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January 30, 2013


Beth -- so happy to see you making so many books!

Bravo for undertaking these - I especially like the bottom one. .
You have angelic patience, Beth! Japanese stab-binding was as far as I was willing to go in the bookbinding world but I do love watching all the processes. Coptic bindings were my favourite.

Some terrific designer-bookbinders made bindings for some of my 'livres d'artiste' - if you haven't yet seen the work of Philp Smith, Ivor Robinson, Sally Smith or Trevor Jones, you're in for a treat: Google Society of Designer-Binders, or their names.

Beautiful creations, both of them, Beth. Might you move on to incorporating graphics and/or text?

Thanks, Pica - I know the book arts are dear to your own heart!

Natalie, I don't know, I guess I'm patient, though sometimes it just feels like doing things like this is therapeutic for me. We are all different! I do like fussing over the steps, which is necessary if the final binding is to come out well.

Dick - I'm seriously thinking about exactly that, and how it might work best for me. If I did make some "livres d'artiste" with my own texts, I might want to also produce facsimile editions, via print-on-demand like the usual Phoenicia titles. Something bothers me about the preciousness of artist books, if they are very expensive and therefore unavailable to the general public. On the other hand I think they are some of the most beautiful objects humans have produced. But I guess all one-of-a-kind or very-small-edition objects are exclusive to some degree. It's too bad some of them end up locked up in rare book libraries, rarely seen, handled, or read.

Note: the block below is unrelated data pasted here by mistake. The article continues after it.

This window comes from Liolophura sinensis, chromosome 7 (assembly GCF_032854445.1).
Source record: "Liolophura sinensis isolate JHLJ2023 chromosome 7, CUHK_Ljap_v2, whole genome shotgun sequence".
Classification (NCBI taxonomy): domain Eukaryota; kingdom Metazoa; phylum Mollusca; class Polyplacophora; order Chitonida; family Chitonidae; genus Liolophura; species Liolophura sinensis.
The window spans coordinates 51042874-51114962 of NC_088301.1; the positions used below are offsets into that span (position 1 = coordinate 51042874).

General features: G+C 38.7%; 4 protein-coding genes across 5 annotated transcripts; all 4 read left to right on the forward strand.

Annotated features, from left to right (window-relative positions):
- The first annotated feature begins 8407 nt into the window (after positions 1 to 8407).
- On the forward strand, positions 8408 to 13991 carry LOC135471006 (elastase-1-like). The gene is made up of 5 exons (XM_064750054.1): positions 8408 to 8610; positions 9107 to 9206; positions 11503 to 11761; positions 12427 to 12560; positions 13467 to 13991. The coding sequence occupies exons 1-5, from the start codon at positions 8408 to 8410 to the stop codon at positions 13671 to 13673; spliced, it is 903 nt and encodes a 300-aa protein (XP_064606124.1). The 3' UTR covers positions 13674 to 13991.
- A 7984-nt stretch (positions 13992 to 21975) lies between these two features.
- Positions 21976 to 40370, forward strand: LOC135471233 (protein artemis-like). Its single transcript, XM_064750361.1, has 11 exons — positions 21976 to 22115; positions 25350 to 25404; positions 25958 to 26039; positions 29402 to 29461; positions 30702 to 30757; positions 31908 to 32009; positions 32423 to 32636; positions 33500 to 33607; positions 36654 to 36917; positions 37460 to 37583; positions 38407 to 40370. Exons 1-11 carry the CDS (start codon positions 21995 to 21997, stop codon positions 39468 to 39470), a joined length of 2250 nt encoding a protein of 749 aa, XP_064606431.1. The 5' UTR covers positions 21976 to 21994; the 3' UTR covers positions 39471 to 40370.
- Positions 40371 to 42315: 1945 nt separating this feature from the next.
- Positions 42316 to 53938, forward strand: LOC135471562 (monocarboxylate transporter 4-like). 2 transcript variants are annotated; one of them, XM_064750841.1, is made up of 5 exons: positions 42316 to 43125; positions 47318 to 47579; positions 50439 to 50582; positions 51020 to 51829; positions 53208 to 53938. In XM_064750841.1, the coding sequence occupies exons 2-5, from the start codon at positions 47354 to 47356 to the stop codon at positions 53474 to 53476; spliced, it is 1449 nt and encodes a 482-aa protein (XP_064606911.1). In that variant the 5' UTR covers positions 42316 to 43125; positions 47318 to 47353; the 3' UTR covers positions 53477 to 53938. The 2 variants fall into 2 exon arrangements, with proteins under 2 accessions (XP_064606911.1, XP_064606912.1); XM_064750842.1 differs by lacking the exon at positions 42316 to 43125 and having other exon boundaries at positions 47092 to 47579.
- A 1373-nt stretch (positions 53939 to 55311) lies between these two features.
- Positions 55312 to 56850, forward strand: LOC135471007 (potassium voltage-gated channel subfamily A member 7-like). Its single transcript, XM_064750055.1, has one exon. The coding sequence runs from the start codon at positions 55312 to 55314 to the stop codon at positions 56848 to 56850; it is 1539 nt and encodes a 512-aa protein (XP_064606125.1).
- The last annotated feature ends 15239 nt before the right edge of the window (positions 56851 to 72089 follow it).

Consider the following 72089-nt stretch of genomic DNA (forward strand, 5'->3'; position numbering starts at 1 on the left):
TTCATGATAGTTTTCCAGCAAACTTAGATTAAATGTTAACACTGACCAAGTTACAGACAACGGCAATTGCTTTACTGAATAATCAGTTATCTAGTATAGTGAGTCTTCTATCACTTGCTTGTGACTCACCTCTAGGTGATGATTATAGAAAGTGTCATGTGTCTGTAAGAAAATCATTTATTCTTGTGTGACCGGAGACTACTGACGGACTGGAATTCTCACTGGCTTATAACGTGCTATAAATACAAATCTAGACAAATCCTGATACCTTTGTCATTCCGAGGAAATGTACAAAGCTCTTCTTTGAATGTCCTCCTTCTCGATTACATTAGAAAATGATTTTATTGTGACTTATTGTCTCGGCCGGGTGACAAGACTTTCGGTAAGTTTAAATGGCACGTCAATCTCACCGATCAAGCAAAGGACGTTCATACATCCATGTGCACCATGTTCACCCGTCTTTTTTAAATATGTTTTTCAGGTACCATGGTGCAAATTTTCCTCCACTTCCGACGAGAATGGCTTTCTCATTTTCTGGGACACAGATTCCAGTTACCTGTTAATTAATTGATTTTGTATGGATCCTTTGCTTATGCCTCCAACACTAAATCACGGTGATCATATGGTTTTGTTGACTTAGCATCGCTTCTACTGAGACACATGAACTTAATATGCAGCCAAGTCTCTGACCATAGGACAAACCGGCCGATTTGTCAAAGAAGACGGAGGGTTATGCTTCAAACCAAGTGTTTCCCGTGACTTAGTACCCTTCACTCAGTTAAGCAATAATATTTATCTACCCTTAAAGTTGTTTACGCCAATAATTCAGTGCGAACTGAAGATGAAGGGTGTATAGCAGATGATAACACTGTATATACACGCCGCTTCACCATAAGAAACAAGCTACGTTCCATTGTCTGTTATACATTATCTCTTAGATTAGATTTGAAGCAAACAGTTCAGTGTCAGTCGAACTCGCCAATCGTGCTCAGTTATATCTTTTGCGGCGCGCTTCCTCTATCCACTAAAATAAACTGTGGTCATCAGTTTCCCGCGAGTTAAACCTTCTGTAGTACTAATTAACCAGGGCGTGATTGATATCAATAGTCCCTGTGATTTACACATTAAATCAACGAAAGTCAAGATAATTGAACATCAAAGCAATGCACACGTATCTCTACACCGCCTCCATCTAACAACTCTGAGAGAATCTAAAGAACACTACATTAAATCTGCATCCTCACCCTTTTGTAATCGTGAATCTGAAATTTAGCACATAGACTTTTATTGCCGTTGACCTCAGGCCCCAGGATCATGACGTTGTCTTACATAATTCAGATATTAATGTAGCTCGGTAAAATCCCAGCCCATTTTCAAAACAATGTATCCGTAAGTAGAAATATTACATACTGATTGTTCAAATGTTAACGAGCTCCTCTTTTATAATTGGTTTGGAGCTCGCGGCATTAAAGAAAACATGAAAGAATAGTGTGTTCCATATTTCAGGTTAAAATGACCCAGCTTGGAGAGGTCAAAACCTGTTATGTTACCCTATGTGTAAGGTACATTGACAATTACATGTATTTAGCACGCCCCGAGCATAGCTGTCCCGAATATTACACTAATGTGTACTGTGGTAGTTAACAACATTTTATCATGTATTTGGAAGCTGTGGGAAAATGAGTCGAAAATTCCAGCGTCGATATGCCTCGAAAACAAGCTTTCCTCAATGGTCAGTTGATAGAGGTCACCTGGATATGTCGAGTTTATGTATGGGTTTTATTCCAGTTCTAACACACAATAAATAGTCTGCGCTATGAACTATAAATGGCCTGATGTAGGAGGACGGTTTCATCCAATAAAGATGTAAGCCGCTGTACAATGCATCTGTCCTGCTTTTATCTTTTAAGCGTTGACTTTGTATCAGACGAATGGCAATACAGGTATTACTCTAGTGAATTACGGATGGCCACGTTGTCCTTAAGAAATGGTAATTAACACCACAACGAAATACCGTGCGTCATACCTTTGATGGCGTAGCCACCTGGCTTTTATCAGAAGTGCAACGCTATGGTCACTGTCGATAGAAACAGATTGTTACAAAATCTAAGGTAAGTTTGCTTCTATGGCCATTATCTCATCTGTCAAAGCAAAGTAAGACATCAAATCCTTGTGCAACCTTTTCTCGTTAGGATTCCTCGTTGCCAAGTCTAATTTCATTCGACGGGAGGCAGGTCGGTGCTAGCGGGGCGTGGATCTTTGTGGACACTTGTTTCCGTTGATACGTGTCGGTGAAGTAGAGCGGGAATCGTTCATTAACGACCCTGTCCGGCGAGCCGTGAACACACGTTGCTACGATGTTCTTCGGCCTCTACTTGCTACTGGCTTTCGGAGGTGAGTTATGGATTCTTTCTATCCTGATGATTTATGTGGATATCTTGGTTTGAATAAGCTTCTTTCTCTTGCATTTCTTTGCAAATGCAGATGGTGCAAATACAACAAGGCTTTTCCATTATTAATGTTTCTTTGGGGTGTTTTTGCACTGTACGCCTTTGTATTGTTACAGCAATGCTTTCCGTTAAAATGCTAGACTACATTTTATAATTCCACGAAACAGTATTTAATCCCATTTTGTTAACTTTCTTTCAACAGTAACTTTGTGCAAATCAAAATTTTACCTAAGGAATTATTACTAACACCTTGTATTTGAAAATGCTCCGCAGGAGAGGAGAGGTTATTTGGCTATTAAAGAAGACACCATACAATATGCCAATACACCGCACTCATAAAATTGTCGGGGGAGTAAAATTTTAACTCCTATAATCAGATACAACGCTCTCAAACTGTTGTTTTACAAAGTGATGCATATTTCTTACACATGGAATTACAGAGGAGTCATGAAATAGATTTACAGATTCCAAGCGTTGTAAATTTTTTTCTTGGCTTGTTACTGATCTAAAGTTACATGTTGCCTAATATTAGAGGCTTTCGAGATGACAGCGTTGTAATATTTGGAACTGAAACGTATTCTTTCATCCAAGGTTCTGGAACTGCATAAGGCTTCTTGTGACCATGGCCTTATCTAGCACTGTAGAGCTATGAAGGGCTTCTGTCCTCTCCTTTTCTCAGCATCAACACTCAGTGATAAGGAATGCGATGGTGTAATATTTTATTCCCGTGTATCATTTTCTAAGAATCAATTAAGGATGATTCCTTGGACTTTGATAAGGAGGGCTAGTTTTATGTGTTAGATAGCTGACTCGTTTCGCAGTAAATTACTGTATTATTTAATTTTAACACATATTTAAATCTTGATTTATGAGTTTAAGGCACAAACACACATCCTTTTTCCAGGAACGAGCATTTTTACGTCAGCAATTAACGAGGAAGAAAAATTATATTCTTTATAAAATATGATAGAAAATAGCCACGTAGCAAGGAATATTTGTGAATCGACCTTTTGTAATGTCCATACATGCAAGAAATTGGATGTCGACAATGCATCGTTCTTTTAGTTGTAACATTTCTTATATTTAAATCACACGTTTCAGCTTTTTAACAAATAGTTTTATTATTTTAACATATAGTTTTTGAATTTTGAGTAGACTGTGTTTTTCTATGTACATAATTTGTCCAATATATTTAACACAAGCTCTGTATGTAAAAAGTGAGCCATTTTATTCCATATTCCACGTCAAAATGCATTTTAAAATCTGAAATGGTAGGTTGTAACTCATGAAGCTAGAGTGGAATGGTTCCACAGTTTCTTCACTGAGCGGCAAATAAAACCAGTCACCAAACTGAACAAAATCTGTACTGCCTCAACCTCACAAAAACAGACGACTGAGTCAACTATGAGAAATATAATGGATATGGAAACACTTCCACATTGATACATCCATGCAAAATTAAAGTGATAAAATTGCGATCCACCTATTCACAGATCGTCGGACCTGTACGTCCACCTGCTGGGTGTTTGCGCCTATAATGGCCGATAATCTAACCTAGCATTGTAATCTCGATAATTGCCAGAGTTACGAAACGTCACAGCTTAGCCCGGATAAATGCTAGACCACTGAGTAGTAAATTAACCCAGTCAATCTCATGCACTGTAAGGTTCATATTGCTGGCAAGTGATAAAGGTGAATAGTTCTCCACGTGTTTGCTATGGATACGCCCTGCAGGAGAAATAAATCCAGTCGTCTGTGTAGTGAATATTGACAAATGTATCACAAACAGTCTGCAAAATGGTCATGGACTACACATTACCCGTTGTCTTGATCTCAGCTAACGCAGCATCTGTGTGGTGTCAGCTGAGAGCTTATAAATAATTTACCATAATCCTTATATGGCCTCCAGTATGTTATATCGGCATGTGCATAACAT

As I mentioned to you whenever we talked about this, one of the reasons I stopped making expensive,beautiful livres d'artiste was precisely because of their 'rare book' definition and hence becoming more or less hidden from the general public. On the other hand, I'm very proud to have my work in those rare book collections and certainly do not regret making them. But it's a dilemma: one wouldn't want any artwork to be handled (and eventually damaged) by 'the public' so it makes sense to limit physical access to a handmade book which has perhaps taken the artist hundred of hours and contains original artwork. Yet if something is called a book then the assumption is that it must be handled, read, leafed through. That's the big problem of all exhibitions featuring artists' books.
But I hope you'll ignore the whole debate and simply go ahead and make whatever your heart leads you to!

Beth, very beautiful books. What a wonderful combination of artisanship and creativity to have.

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Who was Cassandra?

  • In the Iliad, she is described as the loveliest of the daughters of Priam (King of Troy), and gifted with prophecy. The god Apollo loved her, but she spurned him. As a punishment, he decreed that no one would ever believe her. So when she told her fellow Trojans that the Greeks were hiding inside the wooden horse...well, you know what happened.